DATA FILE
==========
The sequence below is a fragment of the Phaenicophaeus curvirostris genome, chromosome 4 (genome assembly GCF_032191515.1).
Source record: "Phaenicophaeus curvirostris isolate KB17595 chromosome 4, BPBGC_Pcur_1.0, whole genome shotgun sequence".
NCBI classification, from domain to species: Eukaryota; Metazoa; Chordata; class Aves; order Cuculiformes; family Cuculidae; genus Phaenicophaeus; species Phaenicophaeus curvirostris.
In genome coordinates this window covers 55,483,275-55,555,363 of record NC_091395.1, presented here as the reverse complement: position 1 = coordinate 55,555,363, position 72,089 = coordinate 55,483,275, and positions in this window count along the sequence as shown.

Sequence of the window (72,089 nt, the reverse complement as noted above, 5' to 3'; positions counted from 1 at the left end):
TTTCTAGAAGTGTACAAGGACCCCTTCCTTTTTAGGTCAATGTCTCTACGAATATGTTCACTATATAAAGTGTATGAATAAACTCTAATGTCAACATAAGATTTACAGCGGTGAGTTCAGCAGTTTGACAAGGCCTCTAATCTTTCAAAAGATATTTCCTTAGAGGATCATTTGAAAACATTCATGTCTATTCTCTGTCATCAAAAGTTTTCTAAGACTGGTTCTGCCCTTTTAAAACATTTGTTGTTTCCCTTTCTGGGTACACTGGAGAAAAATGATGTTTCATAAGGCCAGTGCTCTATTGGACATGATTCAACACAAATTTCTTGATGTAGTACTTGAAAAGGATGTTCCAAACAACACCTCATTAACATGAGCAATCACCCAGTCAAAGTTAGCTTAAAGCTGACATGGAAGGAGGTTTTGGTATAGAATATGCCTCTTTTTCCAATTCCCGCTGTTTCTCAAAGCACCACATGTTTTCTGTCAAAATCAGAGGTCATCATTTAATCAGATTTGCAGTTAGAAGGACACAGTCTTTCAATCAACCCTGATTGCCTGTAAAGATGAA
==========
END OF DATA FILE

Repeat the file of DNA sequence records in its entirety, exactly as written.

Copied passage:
The sequence below is a fragment of the Phaenicophaeus curvirostris genome, chromosome 4 (genome assembly GCF_032191515.1).
Source record: "Phaenicophaeus curvirostris isolate KB17595 chromosome 4, BPBGC_Pcur_1.0, whole genome shotgun sequence".
NCBI classification, from domain to species: Eukaryota; Metazoa; Chordata; class Aves; order Cuculiformes; family Cuculidae; genus Phaenicophaeus; species Phaenicophaeus curvirostris.
In genome coordinates this window covers 55,483,275-55,555,363 of record NC_091395.1, presented here as the reverse complement: position 1 = coordinate 55,555,363, position 72,089 = coordinate 55,483,275, and positions in this window count along the sequence as shown.

Sequence of the window (72,089 nt, the reverse complement as noted above, 5' to 3'; positions counted from 1 at the left end):
TTTCTAGAAGTGTACAAGGACCCCTTCCTTTTTAGGTCAATGTCTCTACGAATATGTTCACTATATAAAGTGTATGAATAAACTCTAATGTCAACATAAGATTTACAGCGGTGAGTTCAGCAGTTTGACAAGGCCTCTAATCTTTCAAAAGATATTTCCTTAGAGGATCATTTGAAAACATTCATGTCTATTCTCTGTCATCAAAAGTTTTCTAAGACTGGTTCTGCCCTTTTAAAACATTTGTTGTTTCCCTTTCTGGGTACACTGGAGAAAAATGATGTTTCATAAGGCCAGTGCTCTATTGGACATGATTCAACACAAATTTCTTGATGTAGTACTTGAAAAGGATGTTCCAAACAACACCTCATTAACATGAGCAATCACCCAGTCAAAGTTAGCTTAAAGCTGACATGGAAGGAGGTTTTGGTATAGAATATGCCTCTTTTTCCAATTCCCGCTGTTTCTCAAAGCACCACATGTTTTCTGTCAAAATCAGAGGTCATCATTTAATCAGATTTGCAGTTAGAAGGACACAGTCTTTCAATCAACCCTGATTGCCTGTAAAGATGAA